are sources of income which can generate jobs in Gozo including in the financial services and enhancement of the tourism sector and development of niche markets. The Gozitan economy needs to be diversified and not mainly focused on tourism primarily because times are changing and the economic situation in Gozo needs to adapt accordingly. The Gozo Regional Committee within MCESD last year put forward a set of proposals to Government in relation to improving Gozo’s economic situation. The main proposals centred on improved accessibility and fiscal incentives for companies wanting to invest in Gozo. Any initiatives taken to improve the current situation on the sister island need to have a holistic approach as well as ensure value added for the Maltese Islands. Any initiatives which are just replicas to ones in Malta might not be effective. Incentives such as the expression of interest of cruise terminal and yachting facilities is an example of how initiatives can be promoted as upgrading of national facility and not of the Gozo Island in isolation. Even though there are various challenges that Gozo has to face, the potential of it becoming a much more valuable contributor to the Maltese economy is immense .




Unique Challenges for Gozo THAT GOZO IS AN IMPORTANT SECTOR OF THE MALTESE ECONOMY GOES WITHOUT SAYING. HOWEVER, EQUATING GOZO’S ECONOMY WITH THAT OF MALTA IS MISTAKEN. WITH ITS DISTINCT CHARACTERISTICS, UNIQUE POTENTIAL AND SPECIFIC CHALLENGES, GOZO HAS TO BE TREATED ON A DIFFERENT AND DISTINCT LEVEL WHEN IT COMES TO STRENGTHENING ITS ECONOMIC POTENTIAL. Within this context, the EU’s LEADER Programme funds projects and initiatives that help surmount these challenges and protect distinct identities. The LEADER approach is based on the work of Local Action Groups such as the Gozo Action Group Foundation which is made up of representatives of local administration and the private sector, and is in charge of designing and implementing the local development strategy. The Foundation has successfully implemented EU-funded projects such as landscaping and enhancement of rural areas that make Gozo a unique destination. Other projects included traditional festivals which help strengthen Gozo’s tourism product in the lean months, thus spreading the influx of visitors over the whole year and making it easier for Gozo’s infrastructure to cope. Gozo’s particular challenges are also recognised in central Government policy in relation to EU funds. This was recently confirmed by Parliamentary Secretary for the EU Presidency 2017 and EU Funds, Dr Ian Borg, who said that 10% of the European funds from the budget allocated for Malta have been committed to Gozo. This will increase Gozo’s allocation to €16 million, and the funds will be used to finance new equipment at the Gozo General Hospital, improve the Xewkija Industrial Estate, build a new block at the Gozo sixth form, and provide assistance to employers. These funds will not only improve the quality of life on the Island of Gozo, but also improve the health and education sectors while also creating the right breeding ground to increase the potential of the labour market on the Island, and strengthen its infrastructure and resources. In turn, these measures will also strengthen Gozo’s contribution towards the Maltese economy. Mr Grech was interviewed by John Mallia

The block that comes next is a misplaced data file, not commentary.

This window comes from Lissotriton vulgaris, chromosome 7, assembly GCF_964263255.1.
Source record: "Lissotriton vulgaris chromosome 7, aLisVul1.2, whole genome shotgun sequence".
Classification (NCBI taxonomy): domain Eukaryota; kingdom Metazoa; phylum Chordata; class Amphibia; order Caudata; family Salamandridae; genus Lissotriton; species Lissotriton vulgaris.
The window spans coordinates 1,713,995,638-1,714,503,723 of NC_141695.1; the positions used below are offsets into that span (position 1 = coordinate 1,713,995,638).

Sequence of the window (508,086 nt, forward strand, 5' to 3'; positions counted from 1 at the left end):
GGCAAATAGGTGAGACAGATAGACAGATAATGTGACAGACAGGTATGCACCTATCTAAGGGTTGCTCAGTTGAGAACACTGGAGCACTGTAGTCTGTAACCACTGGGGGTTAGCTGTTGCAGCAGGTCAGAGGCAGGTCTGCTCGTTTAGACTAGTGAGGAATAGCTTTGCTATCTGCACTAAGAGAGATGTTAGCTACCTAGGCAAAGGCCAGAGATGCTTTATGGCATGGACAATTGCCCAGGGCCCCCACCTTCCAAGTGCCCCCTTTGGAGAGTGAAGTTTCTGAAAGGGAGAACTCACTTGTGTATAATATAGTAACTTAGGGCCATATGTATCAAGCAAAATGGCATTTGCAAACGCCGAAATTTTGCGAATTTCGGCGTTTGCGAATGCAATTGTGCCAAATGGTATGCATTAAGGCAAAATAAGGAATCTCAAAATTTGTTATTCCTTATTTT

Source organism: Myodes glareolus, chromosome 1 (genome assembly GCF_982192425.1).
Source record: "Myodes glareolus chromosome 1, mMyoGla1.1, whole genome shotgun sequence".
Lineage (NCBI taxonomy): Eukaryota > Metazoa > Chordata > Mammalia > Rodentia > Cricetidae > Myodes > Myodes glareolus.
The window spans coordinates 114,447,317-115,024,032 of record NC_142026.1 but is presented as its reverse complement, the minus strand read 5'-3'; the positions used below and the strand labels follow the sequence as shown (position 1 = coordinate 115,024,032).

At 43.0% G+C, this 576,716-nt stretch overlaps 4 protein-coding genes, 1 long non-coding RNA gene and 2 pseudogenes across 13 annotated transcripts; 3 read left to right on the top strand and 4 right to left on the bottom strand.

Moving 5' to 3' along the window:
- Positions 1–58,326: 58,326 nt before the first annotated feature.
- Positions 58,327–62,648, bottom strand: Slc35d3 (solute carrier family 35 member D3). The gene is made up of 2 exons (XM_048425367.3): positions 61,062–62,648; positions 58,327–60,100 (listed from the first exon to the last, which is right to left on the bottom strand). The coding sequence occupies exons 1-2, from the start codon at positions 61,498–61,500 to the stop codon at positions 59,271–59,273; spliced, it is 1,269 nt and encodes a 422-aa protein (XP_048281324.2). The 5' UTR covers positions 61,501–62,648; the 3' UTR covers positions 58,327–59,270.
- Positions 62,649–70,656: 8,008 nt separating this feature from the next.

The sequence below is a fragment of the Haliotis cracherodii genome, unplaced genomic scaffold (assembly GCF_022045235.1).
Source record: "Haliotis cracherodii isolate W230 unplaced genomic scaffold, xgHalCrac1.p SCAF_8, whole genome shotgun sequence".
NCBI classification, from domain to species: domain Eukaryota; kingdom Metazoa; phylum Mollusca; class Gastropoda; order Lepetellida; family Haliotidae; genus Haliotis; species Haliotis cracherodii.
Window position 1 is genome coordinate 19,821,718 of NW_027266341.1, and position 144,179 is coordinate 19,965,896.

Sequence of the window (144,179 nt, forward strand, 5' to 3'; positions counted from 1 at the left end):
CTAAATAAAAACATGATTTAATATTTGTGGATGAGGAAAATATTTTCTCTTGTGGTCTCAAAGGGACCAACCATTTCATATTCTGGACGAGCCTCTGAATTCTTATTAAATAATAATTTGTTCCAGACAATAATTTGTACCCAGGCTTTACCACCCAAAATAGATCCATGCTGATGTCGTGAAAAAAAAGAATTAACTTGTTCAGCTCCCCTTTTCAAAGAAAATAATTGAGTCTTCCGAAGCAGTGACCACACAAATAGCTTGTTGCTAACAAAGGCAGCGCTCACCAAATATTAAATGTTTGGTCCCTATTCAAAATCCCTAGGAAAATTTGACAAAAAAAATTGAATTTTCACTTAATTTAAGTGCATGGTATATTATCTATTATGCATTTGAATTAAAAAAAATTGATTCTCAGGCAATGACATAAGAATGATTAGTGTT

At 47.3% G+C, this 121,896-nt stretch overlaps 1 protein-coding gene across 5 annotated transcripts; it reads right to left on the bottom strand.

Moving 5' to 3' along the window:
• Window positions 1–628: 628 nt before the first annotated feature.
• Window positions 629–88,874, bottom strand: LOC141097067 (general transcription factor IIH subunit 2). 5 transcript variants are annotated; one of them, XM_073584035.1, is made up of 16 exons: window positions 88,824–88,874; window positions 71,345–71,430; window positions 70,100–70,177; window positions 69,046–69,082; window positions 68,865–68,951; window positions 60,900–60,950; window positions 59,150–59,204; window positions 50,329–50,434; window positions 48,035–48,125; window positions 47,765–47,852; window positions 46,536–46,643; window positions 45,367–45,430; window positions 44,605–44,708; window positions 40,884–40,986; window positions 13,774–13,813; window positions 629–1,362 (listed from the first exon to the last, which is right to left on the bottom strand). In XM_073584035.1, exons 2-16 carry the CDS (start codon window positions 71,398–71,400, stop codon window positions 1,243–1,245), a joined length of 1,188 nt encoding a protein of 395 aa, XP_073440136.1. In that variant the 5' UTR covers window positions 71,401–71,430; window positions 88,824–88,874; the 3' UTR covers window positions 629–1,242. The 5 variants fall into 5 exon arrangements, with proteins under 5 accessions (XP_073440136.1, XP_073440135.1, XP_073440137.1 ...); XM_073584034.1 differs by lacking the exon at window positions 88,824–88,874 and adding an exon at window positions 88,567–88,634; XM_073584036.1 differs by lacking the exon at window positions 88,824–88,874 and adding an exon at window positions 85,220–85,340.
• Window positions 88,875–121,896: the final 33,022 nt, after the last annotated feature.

MEUSAC 280 Republic Street, Valletta VLT 1112 Tel: +356 2200 3315 • Fax: +356 2200 3329 • Email: VOICE OF THE





EcoGozo is a vision for an island to become even more beautiful, inspiring, welcoming, thriving, inclusive and successful. A healthy and successful place to live in, in equilibrium with the environment. Additional information on plans and activities foreseen to be implemented in the economic, environmental, and societal/cultural sector are available here: php?lang=en



MALTA ENTERPRISE LAUNCHES TWO NEW PROGRAMMES FOR EXPORT Malta Enterprise has today launched two new programmes for export. These programmes will yield â‚Ź485,000 of assistance to industry to export locally manufactured products. The programmes cater for industries that are new to export as well as to those that wish to expand their current export market.


ECOGOZO.COM Gozo will become an eco-island by 2020, supported by a keen and committed sustainable community. In order to further improve Gozo quality of life and economy, through education, economic development and social progress, Gozo will strive to reduce its carbon and water footprints.

GRANTS TO BOOST JOBS In Malta, 170 employers receive ESF employment-support grants to help provide jobs for disabled and unemployed people Contact authority can be found at this link:



Gozo’s opportunities as an eco-island, as a hub for enterprise and development and of employment, are also the subject of inmitiatives at EU level. This information is being presented by the Brussels office of the Confederazione Italiana Agricoltori.



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Operational Programme II - Cohesion Policy 2007-2013 Empowering People for More Jobs and a Better Quality of Life Project part-financed by the European Union European Social Fund (ESF) Co-financing rate: 72.25% EU, 12.75 MT, 15% Private Funds Investing in your future VOICE OF THE



UĦM Voice of the Workers eMagazine issue 24  

UĦM Voice of the Workers eMagazine issue 24